At the onset of the disease, patients experience a loss of sensation in the fingers, hands, toes and feet tingling or numbness true. Often these symptoms are accompanied by pain or cramps. In some sufferers, muscle strength and function are also affected – for example, objects fall out of the hand or an involuntary pattern of leg movement develops (restless legs syndrome).
In the course of the disease without treatment to aggravation of symptoms, especially the sensation of pain. Other disorders that frequently occur are:
– muscle weakness and muscle degeneration – reduced temperature sensation in the extremities – reduced sensitivity in the extremities (mainly hands and feet) – painless sores on the feet and soles (mainly in diabetic neuropathy) – burning sensation of pain in the skin (mainly in alcoholic neuropathy) – prere pain in the area supplied by the damaged nerves (mainly in the lower legs)
If the autonomic nervous system is also affected, the following additional symptoms may occur:
– Dizziness and/or nausea due to blood prere regulation problems – Gastrointestinal complaints, constipation, diarrhea – Bladder emptying problems – Impotence
How is the diagnosis made? What tests are performed?
The diagnosis of the disease requires some experience. Therefore, if you suspect a polyneuropathy, it is best to consult an Specialist in neurology or to a neurological outpatient clinic.
The attending physician will first ask you about your medical history and the intensity and duration of the symptoms to find clues to possible causes. Following this anamnesis interview find Special tests take place, which provide clues to the presence of the disease:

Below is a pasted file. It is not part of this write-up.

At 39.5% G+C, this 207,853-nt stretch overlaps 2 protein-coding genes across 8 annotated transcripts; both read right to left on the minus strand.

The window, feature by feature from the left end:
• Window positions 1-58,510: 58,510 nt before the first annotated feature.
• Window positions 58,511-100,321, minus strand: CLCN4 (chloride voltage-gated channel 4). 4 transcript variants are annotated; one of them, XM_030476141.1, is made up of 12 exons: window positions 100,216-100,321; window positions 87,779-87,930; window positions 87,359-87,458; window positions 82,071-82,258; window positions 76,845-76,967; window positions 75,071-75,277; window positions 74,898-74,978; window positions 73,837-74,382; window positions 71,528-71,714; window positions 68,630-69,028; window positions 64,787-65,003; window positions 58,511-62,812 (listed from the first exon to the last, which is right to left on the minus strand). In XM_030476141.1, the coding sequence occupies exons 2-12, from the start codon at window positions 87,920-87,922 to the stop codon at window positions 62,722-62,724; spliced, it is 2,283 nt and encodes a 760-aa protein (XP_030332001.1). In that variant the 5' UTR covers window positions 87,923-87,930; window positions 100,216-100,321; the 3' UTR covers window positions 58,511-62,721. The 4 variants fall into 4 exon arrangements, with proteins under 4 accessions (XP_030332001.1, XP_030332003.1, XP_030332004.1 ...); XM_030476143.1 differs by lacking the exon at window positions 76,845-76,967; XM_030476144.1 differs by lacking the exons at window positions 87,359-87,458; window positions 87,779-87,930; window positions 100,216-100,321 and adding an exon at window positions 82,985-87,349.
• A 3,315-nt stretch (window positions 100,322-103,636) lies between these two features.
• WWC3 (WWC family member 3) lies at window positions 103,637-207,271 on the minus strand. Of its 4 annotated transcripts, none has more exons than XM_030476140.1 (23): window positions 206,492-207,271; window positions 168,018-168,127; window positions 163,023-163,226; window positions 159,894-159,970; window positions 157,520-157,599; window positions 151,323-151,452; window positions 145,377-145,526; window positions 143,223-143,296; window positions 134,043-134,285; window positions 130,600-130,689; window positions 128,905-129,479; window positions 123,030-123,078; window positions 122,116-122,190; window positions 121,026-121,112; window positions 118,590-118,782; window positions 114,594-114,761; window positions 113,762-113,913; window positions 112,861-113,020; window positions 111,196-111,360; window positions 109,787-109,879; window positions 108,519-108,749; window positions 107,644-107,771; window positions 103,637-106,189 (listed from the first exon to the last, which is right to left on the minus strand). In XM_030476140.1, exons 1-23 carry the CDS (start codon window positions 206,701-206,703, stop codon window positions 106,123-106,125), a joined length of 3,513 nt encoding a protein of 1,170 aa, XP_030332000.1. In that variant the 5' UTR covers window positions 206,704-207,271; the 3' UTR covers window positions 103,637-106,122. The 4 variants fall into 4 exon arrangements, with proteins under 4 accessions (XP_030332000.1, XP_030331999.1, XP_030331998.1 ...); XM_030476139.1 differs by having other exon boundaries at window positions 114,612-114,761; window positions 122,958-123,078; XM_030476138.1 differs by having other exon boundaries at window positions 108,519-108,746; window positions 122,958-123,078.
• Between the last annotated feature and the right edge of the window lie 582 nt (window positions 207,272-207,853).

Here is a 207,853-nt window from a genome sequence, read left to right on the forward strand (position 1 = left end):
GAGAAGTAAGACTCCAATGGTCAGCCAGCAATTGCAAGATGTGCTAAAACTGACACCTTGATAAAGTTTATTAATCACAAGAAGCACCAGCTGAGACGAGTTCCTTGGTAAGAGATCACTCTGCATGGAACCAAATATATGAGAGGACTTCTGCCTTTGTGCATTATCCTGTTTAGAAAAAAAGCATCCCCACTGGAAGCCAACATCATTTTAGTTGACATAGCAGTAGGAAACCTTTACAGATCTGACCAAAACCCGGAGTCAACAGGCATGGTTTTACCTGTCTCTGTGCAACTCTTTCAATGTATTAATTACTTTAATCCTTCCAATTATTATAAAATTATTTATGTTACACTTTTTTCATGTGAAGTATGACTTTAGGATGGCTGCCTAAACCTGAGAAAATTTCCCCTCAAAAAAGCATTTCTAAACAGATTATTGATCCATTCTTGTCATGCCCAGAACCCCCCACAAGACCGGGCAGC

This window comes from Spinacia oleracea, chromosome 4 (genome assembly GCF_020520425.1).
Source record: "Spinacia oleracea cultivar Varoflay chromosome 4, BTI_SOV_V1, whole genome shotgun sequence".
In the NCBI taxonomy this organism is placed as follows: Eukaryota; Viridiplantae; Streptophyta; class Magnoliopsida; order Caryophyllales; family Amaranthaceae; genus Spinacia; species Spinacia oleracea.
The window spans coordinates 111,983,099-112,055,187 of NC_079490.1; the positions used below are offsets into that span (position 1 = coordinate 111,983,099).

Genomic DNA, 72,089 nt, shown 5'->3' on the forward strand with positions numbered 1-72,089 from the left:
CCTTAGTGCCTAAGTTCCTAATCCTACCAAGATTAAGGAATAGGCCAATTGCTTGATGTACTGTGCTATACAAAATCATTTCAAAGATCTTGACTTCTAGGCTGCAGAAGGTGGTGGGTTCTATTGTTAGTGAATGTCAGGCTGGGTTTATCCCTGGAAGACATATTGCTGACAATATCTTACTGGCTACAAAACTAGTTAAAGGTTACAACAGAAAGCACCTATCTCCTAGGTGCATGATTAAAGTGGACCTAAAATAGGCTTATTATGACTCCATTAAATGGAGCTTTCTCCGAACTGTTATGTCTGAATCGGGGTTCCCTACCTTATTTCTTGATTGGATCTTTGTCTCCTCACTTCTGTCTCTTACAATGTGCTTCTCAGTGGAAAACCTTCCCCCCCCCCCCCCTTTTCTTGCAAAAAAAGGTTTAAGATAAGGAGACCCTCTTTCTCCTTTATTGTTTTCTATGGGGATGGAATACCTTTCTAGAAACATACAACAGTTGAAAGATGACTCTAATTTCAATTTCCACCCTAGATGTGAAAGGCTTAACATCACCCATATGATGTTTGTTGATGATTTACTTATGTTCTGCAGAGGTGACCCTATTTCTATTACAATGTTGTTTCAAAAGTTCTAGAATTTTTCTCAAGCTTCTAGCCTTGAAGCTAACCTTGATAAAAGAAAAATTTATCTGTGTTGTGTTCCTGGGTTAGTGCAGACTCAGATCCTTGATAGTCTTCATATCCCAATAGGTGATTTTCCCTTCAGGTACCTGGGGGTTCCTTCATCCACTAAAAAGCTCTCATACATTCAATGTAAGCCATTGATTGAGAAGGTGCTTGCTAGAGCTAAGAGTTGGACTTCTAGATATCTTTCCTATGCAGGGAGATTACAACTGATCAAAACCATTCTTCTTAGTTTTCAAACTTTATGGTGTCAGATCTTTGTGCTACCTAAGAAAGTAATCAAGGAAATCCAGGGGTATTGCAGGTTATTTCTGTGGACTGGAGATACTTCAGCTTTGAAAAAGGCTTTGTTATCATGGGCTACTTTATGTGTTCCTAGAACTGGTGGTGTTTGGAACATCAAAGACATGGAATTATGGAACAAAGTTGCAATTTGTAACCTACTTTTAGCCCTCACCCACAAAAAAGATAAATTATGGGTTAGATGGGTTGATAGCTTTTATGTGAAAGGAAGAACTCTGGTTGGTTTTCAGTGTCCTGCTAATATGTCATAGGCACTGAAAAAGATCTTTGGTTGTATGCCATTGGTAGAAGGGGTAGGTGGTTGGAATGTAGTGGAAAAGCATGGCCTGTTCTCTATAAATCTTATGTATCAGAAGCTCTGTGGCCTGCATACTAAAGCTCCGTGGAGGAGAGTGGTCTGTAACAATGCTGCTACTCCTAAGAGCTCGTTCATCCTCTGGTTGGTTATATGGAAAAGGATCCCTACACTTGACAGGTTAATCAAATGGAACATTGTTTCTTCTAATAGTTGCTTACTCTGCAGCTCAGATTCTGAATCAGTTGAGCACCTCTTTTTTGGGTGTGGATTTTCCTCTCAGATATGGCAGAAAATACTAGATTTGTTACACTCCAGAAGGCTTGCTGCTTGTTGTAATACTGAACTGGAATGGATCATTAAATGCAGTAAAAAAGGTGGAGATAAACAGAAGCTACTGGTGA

– the Electromyography measures electrical voltages in the muscle, from which the neurologist can draw conclusions about a conduction disturbance of the supplying nerve, – the electroneurography measures the nerve conduction velocity of a specific peripheral nerve, – in the case of a Lumbar puncture fluid (CSF) is taken from the subarachnoid space of the spinal cord and then examined for antibodies, tumor cells or an inflammatory process, – an Biopsy of peripheral nerves Can also be performed to assess existing nerve damage.
If necessary, the neurologist will also investigate whether a severe Kidney disease which is also a possible cause of polyneuropathy. Nutrient deficiencies, especially deficiencies of vitamins B12 and B1, B3, B6, folic acid, and vitamin E, can be detected by specialized laboratory medical testing procedures.
How is a polyneuropathy treated?
The therapy of polyneuropathy depends on the identified cause and on the symptoms. Against the pain symptoms are opioids the first remedy of choice, as a supplement the transcutaneous electrical nerve stimulation (TENS)), in which the use of electrical impulses of different frequencies leads to a reduction in the sensation of pain.
Drugs used to treat seizure disorders (anticonvulsants) or depression (antidepressants) are another option for pain therapy.
For the treatment of diabetic polyneuropathy The administration of alpha-lipoic acid and vitamin B1 is particularly suitable for the treatment of allergic patients; alcoholic polyneuropathies also respond well to vitamin B1 substitution.
As Possibility of self-help healthy, balanced nutrition, sports and physiotherapeutic exercises have proven successful for many affected persons.
The question of whether a cure for polyneuropathy is possible can unfortunately not be answered unequivocally. It depends, among other things, on the time of diagnosis, the underlying disease, and the extent of pre-existing nerve damage.
Even if a complete cure is not possible, with the appropriate medication, a Largely symptom-free life accessible for most patients.
Rehab after treatment
If previous treatments have not led to the desired freedom from symptoms, a stay in rehab is a useful therapeutic supplement. Physiotherapeutic and physical measures are most effective as long-term treatments. In the context of a rehabilitation stay, it is therefore easier to compensate for gait and balance disorders, to reduce pain and to treat the causes of the disease.